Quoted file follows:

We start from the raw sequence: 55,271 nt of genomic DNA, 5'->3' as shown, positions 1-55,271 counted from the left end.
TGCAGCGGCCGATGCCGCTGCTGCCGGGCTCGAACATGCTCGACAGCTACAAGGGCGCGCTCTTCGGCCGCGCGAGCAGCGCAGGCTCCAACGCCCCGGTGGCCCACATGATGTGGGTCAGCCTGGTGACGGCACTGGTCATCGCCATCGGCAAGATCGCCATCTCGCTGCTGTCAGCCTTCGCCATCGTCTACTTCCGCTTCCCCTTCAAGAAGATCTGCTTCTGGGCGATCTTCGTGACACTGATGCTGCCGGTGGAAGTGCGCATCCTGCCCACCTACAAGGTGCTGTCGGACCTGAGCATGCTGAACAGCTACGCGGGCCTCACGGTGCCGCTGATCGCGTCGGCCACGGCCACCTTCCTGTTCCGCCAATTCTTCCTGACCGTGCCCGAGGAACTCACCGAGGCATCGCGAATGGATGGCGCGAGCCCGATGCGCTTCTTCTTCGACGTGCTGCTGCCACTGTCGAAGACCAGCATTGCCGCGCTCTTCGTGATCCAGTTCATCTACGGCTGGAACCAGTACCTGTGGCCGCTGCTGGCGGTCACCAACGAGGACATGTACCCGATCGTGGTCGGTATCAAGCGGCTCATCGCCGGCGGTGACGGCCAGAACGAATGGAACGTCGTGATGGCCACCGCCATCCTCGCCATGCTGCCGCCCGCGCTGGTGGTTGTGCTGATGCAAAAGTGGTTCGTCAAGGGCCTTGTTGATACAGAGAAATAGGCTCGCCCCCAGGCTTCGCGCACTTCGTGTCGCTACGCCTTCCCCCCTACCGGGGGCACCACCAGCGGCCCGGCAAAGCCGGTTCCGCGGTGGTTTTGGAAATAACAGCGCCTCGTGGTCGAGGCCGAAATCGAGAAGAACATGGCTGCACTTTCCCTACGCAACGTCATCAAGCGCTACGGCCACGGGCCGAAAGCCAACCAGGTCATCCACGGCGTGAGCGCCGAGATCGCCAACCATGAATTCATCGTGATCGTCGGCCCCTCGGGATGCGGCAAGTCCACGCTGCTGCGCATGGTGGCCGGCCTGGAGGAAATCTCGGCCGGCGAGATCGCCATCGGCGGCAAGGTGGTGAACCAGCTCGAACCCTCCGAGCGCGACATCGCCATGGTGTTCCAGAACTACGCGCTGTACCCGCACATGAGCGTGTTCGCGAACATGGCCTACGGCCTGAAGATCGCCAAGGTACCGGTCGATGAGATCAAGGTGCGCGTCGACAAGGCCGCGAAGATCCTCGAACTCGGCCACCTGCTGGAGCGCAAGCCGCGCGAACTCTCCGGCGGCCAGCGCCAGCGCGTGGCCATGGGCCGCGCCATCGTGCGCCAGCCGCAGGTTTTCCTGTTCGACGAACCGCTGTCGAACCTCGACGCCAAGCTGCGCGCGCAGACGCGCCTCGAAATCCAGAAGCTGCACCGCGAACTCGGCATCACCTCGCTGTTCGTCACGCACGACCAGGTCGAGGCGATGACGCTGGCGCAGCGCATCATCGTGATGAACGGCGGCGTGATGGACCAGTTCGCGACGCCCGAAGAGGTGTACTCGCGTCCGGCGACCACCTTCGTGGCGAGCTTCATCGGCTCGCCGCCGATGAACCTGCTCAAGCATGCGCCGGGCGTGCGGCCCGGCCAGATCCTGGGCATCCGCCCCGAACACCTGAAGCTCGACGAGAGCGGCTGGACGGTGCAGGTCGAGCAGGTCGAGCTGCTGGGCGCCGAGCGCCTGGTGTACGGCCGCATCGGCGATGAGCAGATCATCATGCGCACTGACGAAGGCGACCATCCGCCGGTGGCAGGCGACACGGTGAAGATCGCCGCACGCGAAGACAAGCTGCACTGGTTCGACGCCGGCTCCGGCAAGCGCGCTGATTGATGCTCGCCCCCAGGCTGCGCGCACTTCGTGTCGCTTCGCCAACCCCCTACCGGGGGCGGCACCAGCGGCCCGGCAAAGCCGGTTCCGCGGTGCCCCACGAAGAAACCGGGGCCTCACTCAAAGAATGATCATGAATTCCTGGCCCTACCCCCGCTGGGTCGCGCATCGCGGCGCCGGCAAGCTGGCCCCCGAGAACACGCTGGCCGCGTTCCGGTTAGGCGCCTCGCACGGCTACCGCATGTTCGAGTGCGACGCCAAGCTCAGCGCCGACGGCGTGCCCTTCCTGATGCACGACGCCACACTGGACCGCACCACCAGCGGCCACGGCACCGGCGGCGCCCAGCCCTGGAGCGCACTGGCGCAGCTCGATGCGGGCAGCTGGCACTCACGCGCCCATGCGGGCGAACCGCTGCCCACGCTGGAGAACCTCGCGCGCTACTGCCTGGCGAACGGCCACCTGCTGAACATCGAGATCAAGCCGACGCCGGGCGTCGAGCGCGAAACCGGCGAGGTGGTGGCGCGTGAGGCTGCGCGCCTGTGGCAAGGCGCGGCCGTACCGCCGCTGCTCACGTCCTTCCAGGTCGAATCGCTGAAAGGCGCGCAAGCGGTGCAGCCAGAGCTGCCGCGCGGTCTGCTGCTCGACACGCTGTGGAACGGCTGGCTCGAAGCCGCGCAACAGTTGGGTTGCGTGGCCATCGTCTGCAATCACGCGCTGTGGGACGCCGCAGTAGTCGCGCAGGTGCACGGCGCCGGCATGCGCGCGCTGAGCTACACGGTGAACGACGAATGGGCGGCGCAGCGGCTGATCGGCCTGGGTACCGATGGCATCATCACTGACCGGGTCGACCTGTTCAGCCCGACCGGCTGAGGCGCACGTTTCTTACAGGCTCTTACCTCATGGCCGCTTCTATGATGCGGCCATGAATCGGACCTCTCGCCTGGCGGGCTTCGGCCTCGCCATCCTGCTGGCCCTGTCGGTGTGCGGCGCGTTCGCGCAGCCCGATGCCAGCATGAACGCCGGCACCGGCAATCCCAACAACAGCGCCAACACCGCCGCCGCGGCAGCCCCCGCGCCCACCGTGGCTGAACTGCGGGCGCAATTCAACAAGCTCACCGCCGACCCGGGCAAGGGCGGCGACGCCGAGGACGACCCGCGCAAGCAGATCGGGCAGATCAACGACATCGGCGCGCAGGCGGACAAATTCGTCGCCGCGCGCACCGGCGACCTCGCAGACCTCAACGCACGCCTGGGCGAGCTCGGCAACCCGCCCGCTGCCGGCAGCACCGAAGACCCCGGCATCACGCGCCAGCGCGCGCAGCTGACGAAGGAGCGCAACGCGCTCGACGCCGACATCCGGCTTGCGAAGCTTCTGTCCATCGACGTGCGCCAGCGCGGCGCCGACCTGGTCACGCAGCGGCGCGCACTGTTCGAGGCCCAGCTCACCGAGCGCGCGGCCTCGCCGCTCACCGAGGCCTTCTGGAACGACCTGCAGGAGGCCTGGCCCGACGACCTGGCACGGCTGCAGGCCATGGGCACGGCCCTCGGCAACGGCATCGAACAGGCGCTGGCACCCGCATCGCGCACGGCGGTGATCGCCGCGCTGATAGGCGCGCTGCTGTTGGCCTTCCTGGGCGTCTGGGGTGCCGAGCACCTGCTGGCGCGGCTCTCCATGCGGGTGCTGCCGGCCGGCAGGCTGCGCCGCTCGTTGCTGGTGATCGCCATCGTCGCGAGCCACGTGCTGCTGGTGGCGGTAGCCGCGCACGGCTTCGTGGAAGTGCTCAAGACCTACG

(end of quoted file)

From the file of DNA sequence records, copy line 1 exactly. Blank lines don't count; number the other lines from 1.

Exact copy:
We start from the raw sequence: 55,271 nt of genomic DNA, 5'->3' as shown, positions 1-55,271 counted from the left end.